Business or Hobby?

“Whatever games are played with us, we must play no games with ourselves, but deal in our privacy with the last honesty and truth.”

                                   ~Ralph Waldo Emerson

Before making radical decisions about your commercial real estate business, one key question must be answered honestly and truthfully – Does your real estate “company” run as a business or a hobby? This may seem obvious, but sadly most real estate “businesses” are glorified hobby shops, filled with REALTOR® look-alikes, hobbyists in disguise pretending they’re tycoons.

Hobbies, like ceramics, Hummel’s or model railroads, are pastimes, something you collect, even play with on occasion, but then stash away until the next holiday or fancy brings them out of their hiding place. Like my Lionel trains, they’re up on their platform chugging along the week before Christmas, and then back into the closet by January 4th. I forget about them the rest of the year.

A real business, however, doesn’t lie dormant. A real business is fully assembled, ready for handling potential deals all of the time. It can’t take evenings or weekends off. It’s working the real estate market each day – new listings, customers, clients, the latest and greatest marketing tools. It can’t just be your favorite hobby, or worse, the job you go to and mentally leave at shift time.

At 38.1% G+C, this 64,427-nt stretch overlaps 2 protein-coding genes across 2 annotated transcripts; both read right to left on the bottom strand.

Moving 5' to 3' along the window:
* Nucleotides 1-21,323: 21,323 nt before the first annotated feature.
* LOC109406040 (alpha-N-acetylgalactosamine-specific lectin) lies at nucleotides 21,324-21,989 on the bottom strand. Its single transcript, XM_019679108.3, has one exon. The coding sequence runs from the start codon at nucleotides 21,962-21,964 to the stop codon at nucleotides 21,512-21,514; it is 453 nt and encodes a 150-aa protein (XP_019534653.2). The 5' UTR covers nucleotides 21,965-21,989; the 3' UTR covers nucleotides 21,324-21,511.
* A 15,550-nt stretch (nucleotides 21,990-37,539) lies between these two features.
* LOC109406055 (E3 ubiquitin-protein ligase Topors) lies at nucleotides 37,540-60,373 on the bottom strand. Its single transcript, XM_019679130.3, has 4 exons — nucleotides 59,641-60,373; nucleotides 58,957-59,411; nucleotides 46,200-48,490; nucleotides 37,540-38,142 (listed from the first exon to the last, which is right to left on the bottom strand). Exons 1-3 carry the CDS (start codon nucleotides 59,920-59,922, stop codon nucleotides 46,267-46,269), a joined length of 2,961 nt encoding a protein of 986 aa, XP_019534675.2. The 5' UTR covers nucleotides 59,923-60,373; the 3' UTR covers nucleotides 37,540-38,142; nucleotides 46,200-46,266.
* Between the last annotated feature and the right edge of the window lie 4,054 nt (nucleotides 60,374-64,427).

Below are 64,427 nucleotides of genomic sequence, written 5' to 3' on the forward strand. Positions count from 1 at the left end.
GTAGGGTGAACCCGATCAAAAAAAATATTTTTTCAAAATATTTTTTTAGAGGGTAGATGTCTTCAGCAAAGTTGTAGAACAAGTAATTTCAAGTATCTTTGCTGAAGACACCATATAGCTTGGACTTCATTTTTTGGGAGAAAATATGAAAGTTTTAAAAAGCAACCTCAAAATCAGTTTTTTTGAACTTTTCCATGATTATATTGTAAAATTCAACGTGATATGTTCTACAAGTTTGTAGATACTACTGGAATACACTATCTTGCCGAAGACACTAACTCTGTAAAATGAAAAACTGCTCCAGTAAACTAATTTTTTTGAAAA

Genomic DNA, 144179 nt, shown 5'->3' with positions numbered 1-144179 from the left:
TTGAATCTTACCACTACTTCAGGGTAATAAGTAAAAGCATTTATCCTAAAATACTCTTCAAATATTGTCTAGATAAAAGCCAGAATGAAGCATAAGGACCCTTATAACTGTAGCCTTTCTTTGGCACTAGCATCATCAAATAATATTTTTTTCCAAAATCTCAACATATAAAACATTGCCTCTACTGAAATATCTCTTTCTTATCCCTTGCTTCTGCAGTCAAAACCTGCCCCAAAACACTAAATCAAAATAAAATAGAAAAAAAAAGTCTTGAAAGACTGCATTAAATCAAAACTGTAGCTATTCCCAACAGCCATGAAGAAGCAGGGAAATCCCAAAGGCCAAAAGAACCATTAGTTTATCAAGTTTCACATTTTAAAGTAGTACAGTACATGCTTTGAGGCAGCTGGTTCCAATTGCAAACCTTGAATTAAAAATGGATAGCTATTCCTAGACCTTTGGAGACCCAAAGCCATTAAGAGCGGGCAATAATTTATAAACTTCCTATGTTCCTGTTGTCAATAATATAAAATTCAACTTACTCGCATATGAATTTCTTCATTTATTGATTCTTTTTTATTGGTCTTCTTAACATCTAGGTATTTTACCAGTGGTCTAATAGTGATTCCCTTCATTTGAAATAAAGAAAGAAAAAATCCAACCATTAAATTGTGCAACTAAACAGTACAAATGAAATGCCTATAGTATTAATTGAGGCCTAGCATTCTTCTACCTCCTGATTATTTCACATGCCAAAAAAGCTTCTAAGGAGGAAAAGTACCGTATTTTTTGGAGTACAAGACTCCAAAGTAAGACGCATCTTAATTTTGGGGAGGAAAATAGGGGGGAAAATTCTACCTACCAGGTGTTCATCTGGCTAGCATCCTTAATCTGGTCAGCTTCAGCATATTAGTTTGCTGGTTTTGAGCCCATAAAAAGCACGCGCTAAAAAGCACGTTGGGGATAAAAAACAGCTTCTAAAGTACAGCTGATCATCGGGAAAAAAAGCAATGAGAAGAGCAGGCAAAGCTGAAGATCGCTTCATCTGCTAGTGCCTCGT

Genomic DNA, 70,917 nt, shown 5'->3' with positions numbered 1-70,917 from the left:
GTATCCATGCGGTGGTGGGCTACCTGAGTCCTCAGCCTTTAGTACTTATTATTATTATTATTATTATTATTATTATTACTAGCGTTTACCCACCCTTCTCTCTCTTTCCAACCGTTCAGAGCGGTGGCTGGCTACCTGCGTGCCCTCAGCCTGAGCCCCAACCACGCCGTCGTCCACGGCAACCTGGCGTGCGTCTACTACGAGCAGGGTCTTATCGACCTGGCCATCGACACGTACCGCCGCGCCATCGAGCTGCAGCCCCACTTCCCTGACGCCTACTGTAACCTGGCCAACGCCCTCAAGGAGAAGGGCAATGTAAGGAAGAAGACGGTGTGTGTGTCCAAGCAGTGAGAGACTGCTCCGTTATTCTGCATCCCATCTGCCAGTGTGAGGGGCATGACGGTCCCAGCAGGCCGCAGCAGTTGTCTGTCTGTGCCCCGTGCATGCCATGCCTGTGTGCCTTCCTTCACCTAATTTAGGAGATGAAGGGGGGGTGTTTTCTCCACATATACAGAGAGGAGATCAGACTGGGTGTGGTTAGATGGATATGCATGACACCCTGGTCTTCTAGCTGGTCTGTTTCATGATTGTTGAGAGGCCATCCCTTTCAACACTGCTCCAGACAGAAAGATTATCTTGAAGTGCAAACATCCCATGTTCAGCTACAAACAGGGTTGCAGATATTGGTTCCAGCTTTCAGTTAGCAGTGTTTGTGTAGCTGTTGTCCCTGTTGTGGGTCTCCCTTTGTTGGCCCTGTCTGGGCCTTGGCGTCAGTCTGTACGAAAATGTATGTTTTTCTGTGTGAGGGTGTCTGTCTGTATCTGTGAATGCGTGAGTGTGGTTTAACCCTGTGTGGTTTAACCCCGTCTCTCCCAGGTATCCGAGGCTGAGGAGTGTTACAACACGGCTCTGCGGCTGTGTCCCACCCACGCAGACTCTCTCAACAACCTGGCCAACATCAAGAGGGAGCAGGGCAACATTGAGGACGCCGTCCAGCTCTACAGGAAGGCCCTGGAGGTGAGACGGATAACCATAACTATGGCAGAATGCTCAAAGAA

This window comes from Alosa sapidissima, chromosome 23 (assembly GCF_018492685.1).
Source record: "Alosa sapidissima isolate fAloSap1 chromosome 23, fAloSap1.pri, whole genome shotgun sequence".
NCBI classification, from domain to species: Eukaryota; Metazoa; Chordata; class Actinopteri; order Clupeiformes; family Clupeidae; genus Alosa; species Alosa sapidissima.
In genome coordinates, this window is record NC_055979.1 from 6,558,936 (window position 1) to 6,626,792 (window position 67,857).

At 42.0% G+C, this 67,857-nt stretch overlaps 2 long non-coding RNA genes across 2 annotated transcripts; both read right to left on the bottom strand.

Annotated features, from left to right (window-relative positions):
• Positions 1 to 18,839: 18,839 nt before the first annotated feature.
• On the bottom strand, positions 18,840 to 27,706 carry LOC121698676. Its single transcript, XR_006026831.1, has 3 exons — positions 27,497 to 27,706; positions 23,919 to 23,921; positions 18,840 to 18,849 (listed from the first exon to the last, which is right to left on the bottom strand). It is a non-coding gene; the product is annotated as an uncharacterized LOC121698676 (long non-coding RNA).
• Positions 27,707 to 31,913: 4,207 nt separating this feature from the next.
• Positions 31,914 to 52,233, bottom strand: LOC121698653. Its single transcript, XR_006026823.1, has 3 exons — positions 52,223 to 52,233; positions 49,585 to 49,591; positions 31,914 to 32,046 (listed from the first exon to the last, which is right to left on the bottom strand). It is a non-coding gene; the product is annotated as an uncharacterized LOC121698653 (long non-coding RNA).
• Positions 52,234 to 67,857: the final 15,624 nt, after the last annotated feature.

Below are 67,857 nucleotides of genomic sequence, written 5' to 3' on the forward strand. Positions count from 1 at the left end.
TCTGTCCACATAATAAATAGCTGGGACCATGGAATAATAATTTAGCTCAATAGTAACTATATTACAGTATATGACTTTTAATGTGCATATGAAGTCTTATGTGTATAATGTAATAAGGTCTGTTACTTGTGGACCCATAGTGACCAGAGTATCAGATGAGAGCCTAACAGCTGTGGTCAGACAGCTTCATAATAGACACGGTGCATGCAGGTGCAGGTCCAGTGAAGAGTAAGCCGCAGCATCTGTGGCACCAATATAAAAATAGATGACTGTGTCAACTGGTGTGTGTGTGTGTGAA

My dad had a beautiful stamp collection. I take it out every so often – an historic array of presidents, authors, artists, inventors and celebrities (even Elvis has a postage stamp).  I admire it for the love and care he put into it — each stamp cataloged and carefully mounted. Imagine, 176 years of postal history!  Stamp collecting was Dad’s hobby, not his profession. Real estate ignited him; his stamps relaxed him. Hobbies aren’t treated as intensely as your business, because you can walk away from a hobby. Dad’s stamp collection spent most of the time in his safe deposit box. It still does in mine. Your attention to your real estate business, on the other hand, needs to be fulltime, serious, “on purpose.” Ask yourself, is yours a business or a very expensive hobby? Your answer makes a big, big difference.

Written by Marty Rueter